Into The Shadows is the first novel by Lieutenant Colonel Michael Brady. It’s fast, it’s current, and it’s grounded as a thriller introducing hero Michael Brennan to the world, while he attempts to save it from terrorists, globetrotting from Israel, Cyprus, Germany, Syria, Turkey, Jamaica, Cuba, and New York City with a diverse supporting cast.
There isn’t much of a chapter structure within the book, though there are breaks. It reads more like an unredacted dossier, with dates and the thoughts of his characters on both sides; the heroes and the terrorists.
The plot from the back cover, “Into The Shadows, The Fever is the story of Michael Brennan, a career CIA non-official cover (NOC) intelligence officer and his quest to identify and disrupt a plot crafted by the Islamic State terror group.”
People are always saying to write what you know… and with Brady’s first novel, it shows that Brady knows the intelligence community. In fact, what separates this book from others is the cooperation of multiple departments and authorities, as well as private contractors, and the amount of them reads like alphabet soup!
In this book, Brady drops some serious knowledge about the inner governmental and inner agency workings as to how those separate teams overlap and assist each other. And why not? Brady himself “has performed a wide variety of tactical and strategic intelligence functions including long-range surveillance, interrogation, intelligence analysis, collection management, emergency operations, and intelligence production” throughout his career.
It is the insights of the characters living the plot that set this book apart. Although, I believe many of these insights come directly from the author’s experience, giving them all the more credence in my opinion.
“His line of work demanded patience, meticulous planning, violent execution, and trust.”
“In the few minutes he and Aaron spoke, the two men mostly conversed in pleasantries, expected of intelligence professionals when operating in open environments.”
“In the human intelligence collection business, sources are only as good as their reliability.”
“Even spies feel overwhelmed from data at times. Memorizing safe houses, contacts, frequencies, and emergency numbers was no easy task.”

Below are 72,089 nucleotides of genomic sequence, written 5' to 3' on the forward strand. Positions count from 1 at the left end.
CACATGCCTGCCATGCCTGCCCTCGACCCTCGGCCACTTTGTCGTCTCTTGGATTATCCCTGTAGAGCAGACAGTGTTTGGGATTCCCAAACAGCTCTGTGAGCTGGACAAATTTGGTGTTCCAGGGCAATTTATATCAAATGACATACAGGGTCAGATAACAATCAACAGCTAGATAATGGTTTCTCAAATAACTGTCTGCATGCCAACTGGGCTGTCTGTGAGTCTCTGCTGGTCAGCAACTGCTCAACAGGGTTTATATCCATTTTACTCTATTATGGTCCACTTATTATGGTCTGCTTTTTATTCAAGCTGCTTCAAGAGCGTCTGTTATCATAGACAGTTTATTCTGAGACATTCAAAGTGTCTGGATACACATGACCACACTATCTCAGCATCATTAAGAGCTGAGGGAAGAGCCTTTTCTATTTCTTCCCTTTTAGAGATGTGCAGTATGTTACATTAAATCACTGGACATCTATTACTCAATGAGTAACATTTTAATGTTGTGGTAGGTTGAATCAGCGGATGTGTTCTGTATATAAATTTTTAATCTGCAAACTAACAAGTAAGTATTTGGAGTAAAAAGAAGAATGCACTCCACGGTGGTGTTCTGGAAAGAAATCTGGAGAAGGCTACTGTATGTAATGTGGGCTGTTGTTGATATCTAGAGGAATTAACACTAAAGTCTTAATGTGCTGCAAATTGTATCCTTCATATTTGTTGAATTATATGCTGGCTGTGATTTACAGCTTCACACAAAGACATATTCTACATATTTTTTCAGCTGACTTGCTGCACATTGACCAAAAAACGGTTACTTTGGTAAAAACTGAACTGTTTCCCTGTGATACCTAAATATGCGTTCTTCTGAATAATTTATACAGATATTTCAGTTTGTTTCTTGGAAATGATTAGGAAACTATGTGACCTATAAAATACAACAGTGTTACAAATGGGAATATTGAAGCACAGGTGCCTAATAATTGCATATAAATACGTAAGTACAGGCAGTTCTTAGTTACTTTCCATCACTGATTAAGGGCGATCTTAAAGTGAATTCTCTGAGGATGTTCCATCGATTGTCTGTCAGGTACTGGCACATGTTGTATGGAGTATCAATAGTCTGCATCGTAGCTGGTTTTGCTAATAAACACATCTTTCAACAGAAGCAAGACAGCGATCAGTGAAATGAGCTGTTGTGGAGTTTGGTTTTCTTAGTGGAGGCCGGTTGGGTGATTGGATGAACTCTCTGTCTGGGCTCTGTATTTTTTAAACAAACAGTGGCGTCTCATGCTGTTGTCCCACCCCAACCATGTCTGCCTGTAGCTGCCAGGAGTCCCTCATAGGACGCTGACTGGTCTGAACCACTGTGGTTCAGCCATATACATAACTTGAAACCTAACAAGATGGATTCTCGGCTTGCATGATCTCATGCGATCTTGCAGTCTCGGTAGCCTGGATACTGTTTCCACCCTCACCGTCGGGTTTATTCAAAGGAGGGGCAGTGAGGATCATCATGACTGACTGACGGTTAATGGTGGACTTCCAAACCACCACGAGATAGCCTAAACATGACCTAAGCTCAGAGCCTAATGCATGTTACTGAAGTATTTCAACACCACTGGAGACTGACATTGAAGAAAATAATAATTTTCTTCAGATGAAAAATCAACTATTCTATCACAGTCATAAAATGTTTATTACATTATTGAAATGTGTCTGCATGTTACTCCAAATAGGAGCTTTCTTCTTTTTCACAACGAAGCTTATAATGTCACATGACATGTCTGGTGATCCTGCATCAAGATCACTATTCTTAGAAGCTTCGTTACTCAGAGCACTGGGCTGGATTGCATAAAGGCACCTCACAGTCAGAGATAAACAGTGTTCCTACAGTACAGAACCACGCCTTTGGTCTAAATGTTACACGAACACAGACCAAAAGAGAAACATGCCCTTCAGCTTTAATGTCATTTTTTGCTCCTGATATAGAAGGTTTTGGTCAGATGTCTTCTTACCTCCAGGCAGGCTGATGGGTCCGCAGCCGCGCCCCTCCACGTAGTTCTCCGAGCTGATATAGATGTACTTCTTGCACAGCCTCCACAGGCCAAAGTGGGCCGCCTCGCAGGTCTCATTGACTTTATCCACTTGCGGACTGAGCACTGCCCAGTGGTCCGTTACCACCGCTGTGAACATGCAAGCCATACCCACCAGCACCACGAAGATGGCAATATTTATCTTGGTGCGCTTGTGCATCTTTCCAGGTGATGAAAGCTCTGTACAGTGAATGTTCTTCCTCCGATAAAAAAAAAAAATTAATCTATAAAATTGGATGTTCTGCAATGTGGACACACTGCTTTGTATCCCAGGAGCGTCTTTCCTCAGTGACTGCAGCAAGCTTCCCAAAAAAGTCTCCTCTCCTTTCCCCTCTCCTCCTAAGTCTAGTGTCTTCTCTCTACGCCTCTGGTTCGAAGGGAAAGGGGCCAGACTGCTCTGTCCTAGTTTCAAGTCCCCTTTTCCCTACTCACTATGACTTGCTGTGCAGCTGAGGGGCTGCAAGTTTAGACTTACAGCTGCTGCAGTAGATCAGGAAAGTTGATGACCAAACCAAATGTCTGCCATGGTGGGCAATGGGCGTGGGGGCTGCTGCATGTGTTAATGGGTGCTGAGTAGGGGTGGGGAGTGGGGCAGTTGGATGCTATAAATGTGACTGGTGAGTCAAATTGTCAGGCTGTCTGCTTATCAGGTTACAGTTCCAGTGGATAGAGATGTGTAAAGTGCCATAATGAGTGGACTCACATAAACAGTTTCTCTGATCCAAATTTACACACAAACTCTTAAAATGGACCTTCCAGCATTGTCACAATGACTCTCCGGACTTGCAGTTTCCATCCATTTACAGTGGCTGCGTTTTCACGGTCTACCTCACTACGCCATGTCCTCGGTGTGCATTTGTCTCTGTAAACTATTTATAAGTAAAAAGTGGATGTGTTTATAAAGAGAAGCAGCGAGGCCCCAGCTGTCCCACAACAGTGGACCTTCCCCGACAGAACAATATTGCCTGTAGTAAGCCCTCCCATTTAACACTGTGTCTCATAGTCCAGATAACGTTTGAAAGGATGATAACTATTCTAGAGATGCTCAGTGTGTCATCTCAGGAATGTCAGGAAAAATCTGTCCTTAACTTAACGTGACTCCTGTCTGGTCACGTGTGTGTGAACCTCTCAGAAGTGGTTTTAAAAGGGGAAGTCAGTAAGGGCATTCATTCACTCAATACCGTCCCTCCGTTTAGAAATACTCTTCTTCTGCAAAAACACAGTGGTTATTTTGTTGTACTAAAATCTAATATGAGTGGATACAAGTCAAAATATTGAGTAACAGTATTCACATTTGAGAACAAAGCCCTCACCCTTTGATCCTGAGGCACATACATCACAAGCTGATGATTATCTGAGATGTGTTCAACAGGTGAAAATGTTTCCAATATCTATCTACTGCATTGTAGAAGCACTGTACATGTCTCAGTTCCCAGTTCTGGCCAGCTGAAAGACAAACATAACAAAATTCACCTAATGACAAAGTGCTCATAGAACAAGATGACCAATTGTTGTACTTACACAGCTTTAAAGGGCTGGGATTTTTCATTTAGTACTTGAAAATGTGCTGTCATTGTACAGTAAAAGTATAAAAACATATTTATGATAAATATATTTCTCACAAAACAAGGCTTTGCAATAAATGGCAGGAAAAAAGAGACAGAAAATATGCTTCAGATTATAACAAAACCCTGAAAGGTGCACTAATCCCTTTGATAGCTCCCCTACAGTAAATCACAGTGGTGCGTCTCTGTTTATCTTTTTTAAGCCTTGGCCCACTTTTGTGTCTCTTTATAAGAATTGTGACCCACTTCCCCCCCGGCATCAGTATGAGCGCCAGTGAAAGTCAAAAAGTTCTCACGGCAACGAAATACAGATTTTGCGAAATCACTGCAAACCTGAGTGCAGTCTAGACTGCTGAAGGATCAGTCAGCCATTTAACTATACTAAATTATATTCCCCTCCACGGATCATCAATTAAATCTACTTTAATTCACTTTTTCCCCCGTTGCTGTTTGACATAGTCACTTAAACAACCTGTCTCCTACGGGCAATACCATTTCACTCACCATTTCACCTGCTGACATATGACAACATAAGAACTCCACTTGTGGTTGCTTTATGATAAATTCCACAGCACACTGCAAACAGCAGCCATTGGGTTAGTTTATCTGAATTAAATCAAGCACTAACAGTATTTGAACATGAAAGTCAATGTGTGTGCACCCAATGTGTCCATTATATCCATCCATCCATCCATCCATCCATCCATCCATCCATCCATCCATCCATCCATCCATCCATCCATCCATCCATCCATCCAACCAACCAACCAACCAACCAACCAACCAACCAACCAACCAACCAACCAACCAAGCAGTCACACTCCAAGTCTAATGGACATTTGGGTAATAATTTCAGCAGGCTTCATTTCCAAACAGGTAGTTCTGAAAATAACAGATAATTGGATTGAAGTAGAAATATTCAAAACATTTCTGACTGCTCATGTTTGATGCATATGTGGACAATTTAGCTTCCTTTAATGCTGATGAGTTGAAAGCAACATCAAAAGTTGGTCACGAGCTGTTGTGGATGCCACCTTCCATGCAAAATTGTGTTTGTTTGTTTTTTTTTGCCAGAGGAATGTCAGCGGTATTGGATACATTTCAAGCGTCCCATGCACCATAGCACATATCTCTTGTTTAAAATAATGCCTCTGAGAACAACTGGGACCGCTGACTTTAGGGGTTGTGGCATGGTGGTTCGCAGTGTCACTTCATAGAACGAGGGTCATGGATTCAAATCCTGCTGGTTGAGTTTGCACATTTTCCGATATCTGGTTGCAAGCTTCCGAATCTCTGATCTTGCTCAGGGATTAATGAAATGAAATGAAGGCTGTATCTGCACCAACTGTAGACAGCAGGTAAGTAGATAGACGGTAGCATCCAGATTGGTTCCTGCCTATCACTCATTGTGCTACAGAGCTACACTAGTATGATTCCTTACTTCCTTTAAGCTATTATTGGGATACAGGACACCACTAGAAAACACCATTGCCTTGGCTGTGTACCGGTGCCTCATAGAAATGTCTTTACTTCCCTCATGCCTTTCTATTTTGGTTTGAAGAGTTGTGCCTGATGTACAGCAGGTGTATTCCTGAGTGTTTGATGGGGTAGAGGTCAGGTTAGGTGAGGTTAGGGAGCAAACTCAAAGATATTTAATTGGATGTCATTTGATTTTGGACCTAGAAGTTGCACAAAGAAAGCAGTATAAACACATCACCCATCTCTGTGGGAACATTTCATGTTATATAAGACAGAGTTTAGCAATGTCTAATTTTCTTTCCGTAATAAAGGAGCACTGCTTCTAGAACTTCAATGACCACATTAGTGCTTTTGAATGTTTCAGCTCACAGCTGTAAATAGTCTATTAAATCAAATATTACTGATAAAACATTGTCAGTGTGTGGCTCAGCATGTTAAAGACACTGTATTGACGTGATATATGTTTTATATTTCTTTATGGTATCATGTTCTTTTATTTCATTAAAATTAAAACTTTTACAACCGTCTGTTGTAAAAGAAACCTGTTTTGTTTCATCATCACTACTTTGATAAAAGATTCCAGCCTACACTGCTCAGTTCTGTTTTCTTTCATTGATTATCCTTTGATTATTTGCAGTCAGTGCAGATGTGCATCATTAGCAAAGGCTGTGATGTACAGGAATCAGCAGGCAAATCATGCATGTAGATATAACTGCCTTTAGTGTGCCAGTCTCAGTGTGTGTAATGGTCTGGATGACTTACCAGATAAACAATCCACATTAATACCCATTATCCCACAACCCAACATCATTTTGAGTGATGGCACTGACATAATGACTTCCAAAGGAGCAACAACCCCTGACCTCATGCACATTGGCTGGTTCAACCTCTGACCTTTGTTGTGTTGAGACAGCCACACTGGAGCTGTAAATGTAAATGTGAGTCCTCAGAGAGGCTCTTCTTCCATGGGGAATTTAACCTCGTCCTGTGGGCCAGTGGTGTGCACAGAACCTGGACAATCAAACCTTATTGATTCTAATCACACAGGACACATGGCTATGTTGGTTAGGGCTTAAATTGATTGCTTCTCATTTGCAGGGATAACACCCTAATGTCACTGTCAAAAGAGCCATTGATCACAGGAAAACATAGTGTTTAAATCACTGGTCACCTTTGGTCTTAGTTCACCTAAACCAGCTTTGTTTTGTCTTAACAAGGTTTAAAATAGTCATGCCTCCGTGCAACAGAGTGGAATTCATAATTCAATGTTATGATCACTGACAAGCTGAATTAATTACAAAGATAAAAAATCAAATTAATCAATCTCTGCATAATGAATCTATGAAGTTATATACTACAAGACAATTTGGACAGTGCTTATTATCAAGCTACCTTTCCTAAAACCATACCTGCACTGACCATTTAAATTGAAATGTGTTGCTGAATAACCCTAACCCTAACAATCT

“Michael thought to himself. This was useless information provided yet again by an intelligence analyst. Though he respected most analysts’ motivation and intellectual capacity, vague predictions such as this annoyed him. How could anyone act on such analysis or information?”
“While there, Dabria found Mert attractive, young and ambitious. She would exploit these traits in order to have an asset in the future. A true intelligence professional can never have enough trusted assets.”
“Twitter is the preferred open source media of any credible intelligence analyst whose work focuses on social and political trends.”
“Leslie began to red team, a technique taught to intelligence analysts. The method is simple in theory. The analyst will look at problems or courses of action through the eyes of his or her adversary. Unfortunately, analysts rarely practice the technique, often because they do not understand their enemy or learn to think like them. Sun Tzu would be disappointed.”
“Like any operation, no plan survives without the ability to exert flexibility.”
Even out of context because I refuse to give away any spoilers, those sentiments seem culled from the real world. And perhaps, especially regarding “useless information”, those sentiments are a greater reflection of real life, than we would want from fiction.
As thrillers go it’s not a hard read, but it’s a fun read, which isn’t something I would normally say about a book about the clandestine arts focused on saving the world from terrorists.But it’s an easier way to explain what this book is.
You’ll enjoy the material, even when it gets serious at times, and you’ll probably have a hard time finding a place to stop. The story moves on, well over the speed limit, hardly stopping as it weaves in and out of the characters and developments moving towards its conclusion.
Check out Michael Brady on the Spybrary Podcast Episode 20.